You’ve moved many times before, but you had always lived in a warm-weather area, perhaps a place like sunny Miami, Florida or Los Angeles, California.

Sure, you drank a lot of sports drinks for a few days as you helped load up your stuff, but it was nice being out in the sun, and there was always a place with great AC that you could escape to for a cool-down.

Your final destination was a new apartment in Champaign, Illinois, however, and although you were starting to get used to a cold and snowy climate, you were offered a great job in booming Austin, Texas, but you have to move in January.

You’re really worried about how the cold weather is going to affect your moving plans, and here are five things you can do to make that cold weather move less stressful.

Get Rid of It

You know our mantra: Downsize! As we discussed in our new city checklist, the fewer the items you have to move, the less time you’ll have to spend outdoors, so take some time before your planned relocation to give away, sell, or dispose of any items you really don’t need or use.

This should include that odd box of old keyboards and cables, clothes you no longer wear, and that cat carrier you really liked but is now useless since you don’t have any pets.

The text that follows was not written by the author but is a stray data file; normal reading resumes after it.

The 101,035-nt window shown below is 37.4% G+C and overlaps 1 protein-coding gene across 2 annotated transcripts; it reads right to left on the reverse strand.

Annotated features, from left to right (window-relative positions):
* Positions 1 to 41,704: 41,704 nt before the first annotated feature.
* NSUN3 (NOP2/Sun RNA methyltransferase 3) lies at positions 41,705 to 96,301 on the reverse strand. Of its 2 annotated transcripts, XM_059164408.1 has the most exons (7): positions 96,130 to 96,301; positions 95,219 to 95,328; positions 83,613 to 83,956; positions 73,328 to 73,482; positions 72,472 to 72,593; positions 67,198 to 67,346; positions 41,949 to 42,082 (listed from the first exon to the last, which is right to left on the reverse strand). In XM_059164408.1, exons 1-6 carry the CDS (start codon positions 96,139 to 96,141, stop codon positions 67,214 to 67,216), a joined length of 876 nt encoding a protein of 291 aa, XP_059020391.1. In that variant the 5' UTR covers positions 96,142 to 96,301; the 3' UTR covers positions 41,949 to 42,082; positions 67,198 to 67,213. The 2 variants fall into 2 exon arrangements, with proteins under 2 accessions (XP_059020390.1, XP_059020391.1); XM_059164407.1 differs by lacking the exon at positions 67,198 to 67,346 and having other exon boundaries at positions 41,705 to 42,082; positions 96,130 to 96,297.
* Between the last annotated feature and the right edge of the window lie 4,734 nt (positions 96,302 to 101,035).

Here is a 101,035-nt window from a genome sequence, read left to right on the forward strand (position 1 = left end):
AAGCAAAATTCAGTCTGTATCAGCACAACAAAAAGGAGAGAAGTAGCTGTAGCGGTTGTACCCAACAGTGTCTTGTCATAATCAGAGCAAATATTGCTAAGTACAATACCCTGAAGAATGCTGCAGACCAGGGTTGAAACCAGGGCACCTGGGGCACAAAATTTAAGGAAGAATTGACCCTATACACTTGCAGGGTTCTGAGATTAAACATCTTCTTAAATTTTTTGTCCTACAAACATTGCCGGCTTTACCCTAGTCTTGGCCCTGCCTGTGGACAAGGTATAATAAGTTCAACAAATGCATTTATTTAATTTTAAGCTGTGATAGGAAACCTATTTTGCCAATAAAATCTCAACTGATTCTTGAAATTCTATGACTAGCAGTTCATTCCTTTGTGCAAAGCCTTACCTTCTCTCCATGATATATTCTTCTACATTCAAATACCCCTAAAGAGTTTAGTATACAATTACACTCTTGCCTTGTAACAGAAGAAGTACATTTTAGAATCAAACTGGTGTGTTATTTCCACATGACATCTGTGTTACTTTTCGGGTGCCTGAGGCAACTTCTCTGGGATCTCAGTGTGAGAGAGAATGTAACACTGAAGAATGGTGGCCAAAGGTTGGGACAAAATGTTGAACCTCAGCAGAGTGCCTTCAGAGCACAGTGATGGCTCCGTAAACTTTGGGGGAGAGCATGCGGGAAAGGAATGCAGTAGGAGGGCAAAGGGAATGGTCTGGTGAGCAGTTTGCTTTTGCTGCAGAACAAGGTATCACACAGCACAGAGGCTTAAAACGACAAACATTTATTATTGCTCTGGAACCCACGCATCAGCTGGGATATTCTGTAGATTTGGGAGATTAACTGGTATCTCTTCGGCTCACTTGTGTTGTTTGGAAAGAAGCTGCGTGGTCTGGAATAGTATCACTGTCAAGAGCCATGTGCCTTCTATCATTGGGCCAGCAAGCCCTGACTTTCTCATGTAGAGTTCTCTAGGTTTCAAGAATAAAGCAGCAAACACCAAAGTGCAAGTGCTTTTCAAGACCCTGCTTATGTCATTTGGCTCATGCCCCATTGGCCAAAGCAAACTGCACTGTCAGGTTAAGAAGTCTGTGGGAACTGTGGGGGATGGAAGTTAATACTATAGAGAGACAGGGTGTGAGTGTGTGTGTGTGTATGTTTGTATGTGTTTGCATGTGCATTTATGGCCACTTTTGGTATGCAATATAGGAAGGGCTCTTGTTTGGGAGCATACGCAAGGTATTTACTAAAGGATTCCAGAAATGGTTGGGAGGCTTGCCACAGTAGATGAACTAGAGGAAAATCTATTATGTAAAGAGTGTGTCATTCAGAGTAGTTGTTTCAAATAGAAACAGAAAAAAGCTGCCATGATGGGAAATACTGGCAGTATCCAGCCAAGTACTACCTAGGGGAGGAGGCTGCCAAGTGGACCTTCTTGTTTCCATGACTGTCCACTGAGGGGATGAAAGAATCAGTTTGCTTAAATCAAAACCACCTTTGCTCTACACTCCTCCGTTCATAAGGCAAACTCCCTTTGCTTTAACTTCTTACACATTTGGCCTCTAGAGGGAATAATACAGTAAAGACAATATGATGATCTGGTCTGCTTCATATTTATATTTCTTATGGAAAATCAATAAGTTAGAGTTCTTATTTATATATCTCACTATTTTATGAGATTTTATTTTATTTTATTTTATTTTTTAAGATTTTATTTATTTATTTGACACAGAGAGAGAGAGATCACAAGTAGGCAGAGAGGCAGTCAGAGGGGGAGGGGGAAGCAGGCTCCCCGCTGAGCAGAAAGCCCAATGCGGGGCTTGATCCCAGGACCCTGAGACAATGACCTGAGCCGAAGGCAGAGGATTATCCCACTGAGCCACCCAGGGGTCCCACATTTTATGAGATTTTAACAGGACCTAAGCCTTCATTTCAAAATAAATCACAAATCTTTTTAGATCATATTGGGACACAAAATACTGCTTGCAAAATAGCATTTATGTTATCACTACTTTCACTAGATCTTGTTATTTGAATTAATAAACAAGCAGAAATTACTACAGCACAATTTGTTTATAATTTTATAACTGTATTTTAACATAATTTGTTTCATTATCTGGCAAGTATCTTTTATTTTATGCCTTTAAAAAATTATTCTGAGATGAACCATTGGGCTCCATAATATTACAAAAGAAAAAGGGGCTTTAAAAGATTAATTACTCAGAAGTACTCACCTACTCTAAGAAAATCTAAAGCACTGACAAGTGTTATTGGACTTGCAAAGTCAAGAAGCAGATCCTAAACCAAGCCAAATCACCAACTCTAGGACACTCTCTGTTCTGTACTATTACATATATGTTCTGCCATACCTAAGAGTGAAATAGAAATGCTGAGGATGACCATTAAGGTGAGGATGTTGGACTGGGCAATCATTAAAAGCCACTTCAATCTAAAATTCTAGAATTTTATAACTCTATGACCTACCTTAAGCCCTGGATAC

Dress for the Season

Just any gloves won’t do, and if you are looking at a subzero moving day, you’ll need to dress in layers.

The first body parts that freeze are your face, hands, and feet, so be careful to properly insulate your body. If the truck you are loading has a metal floor, be especially careful since metal is an excellent cold conductor and can cause frostbite in a hurry.

Place to Escape

Make sure that you and any helpers you have are able to go to a pre-designated warm-up area as frequently as necessary. Even though you have possibly employed someone on a one-time informal basis only, you can still be liable if they get injured from the cold.


It’s easier to drop things and slip or fall in cold and icy weather, so make sure that your homeowners’ insurance will cover your items during your move. If you have contracted with a moving company, check to see that they have proper insurance also, especially for their employees.


If you are considering a move in January, you may want to spend a little extra money and let professionals handle the process.

This doesn’t mean that you necessarily have to contract with an expensive major moving van company, but you could consider a container move with pro help on both sides. Pack up all of your stuff inside your warm home or apartment and get someone else to carry and load it into a container. On the other side, hire someone to unload it. That way, your time outside is limited.

We all know that moving is not fun, and the cold weather can make it worse. If you get rid of unwanted stuff, dress warmly, make sure you have a warm place to rest during the move, check your insurance, and maybe hire pros to do most of the work, you can make your cold-weather excursion more bearable.